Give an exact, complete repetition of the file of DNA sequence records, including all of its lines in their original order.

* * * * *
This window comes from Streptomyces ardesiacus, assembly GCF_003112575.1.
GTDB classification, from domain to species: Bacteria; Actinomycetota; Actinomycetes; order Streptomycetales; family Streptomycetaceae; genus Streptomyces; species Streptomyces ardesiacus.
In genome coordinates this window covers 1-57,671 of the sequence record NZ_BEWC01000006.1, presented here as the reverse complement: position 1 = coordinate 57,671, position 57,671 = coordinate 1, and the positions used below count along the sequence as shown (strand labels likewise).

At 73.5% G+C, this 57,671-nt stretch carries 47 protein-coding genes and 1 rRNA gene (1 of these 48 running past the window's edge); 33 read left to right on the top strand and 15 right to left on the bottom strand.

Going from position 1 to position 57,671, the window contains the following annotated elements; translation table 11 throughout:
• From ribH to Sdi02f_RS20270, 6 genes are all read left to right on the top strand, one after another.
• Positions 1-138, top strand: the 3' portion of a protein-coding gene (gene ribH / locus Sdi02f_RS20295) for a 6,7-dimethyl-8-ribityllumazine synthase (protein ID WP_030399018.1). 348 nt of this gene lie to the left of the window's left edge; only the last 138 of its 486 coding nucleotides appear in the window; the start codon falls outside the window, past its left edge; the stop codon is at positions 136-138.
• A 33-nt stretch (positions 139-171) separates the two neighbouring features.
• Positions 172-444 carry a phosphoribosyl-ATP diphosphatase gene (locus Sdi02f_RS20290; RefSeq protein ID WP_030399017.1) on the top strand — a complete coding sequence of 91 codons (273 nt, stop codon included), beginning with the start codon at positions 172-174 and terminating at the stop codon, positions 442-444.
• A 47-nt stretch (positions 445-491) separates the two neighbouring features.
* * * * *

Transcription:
This window comes from Streptomyces ardesiacus, assembly GCF_003112575.1.
GTDB classification, from domain to species: Bacteria; Actinomycetota; Actinomycetes; order Streptomycetales; family Streptomycetaceae; genus Streptomyces; species Streptomyces ardesiacus.
In genome coordinates this window covers 1-57,671 of the sequence record NZ_BEWC01000006.1, presented here as the reverse complement: position 1 = coordinate 57,671, position 57,671 = coordinate 1, and the positions used below count along the sequence as shown (strand labels likewise).

At 73.5% G+C, this 57,671-nt stretch carries 47 protein-coding genes and 1 rRNA gene (1 of these 48 running past the window's edge); 33 read left to right on the top strand and 15 right to left on the bottom strand.

Going from position 1 to position 57,671, the window contains the following annotated elements; translation table 11 throughout:
• From ribH to Sdi02f_RS20270, 6 genes are all read left to right on the top strand, one after another.
• Positions 1-138, top strand: the 3' portion of a protein-coding gene (gene ribH / locus Sdi02f_RS20295) for a 6,7-dimethyl-8-ribityllumazine synthase (protein ID WP_030399018.1). 348 nt of this gene lie to the left of the window's left edge; only the last 138 of its 486 coding nucleotides appear in the window; the start codon falls outside the window, past its left edge; the stop codon is at positions 136-138.
• A 33-nt stretch (positions 139-171) separates the two neighbouring features.
• Positions 172-444 carry a phosphoribosyl-ATP diphosphatase gene (locus Sdi02f_RS20290; RefSeq protein ID WP_030399017.1) on the top strand — a complete coding sequence of 91 codons (273 nt, stop codon included), beginning with the start codon at positions 172-174 and terminating at the stop codon, positions 442-444.
• A 47-nt stretch (positions 445-491) separates the two neighbouring features.